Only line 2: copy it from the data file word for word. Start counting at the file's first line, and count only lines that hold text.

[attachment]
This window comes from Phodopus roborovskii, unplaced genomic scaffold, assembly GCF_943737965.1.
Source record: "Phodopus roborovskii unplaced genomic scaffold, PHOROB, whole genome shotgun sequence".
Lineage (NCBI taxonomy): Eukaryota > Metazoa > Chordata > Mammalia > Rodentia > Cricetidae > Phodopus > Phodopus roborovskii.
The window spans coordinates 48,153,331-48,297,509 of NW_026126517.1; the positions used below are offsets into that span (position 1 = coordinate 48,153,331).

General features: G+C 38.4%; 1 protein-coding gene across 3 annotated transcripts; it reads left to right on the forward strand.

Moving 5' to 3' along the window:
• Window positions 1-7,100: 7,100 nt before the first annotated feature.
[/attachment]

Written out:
Source record: "Phodopus roborovskii unplaced genomic scaffold, PHOROB, whole genome shotgun sequence".